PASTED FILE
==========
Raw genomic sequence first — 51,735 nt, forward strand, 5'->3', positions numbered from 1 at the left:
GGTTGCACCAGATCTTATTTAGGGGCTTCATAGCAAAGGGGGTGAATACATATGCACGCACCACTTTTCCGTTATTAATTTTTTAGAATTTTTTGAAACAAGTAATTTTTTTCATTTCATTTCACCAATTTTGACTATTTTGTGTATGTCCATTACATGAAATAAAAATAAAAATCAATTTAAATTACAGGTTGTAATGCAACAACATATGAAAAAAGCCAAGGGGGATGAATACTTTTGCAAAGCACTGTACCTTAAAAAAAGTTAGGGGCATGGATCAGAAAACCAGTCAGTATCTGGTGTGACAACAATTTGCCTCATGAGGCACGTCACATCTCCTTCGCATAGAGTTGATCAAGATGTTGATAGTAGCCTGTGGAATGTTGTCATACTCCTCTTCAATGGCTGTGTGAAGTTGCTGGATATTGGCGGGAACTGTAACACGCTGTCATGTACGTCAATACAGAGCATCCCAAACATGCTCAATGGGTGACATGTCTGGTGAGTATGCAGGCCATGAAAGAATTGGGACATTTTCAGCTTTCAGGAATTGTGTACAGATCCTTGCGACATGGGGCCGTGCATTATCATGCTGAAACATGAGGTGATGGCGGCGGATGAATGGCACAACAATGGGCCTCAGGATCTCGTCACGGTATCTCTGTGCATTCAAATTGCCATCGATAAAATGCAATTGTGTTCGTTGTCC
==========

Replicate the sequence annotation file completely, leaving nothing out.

Raw genomic sequence first — 51,735 nt, forward strand, 5'->3', positions numbered from 1 at the left:
GGTTGCACCAGATCTTATTTAGGGGCTTCATAGCAAAGGGGGTGAATACATATGCACGCACCACTTTTCCGTTATTAATTTTTTAGAATTTTTTGAAACAAGTAATTTTTTTCATTTCATTTCACCAATTTTGACTATTTTGTGTATGTCCATTACATGAAATAAAAATAAAAATCAATTTAAATTACAGGTTGTAATGCAACAACATATGAAAAAAGCCAAGGGGGATGAATACTTTTGCAAAGCACTGTACCTTAAAAAAAGTTAGGGGCATGGATCAGAAAACCAGTCAGTATCTGGTGTGACAACAATTTGCCTCATGAGGCACGTCACATCTCCTTCGCATAGAGTTGATCAAGATGTTGATAGTAGCCTGTGGAATGTTGTCATACTCCTCTTCAATGGCTGTGTGAAGTTGCTGGATATTGGCGGGAACTGTAACACGCTGTCATGTACGTCAATACAGAGCATCCCAAACATGCTCAATGGGTGACATGTCTGGTGAGTATGCAGGCCATGAAAGAATTGGGACATTTTCAGCTTTCAGGAATTGTGTACAGATCCTTGCGACATGGGGCCGTGCATTATCATGCTGAAACATGAGGTGATGGCGGCGGATGAATGGCACAACAATGGGCCTCAGGATCTCGTCACGGTATCTCTGTGCATTCAAATTGCCATCGATAAAATGCAATTGTGTTCGTTGTCC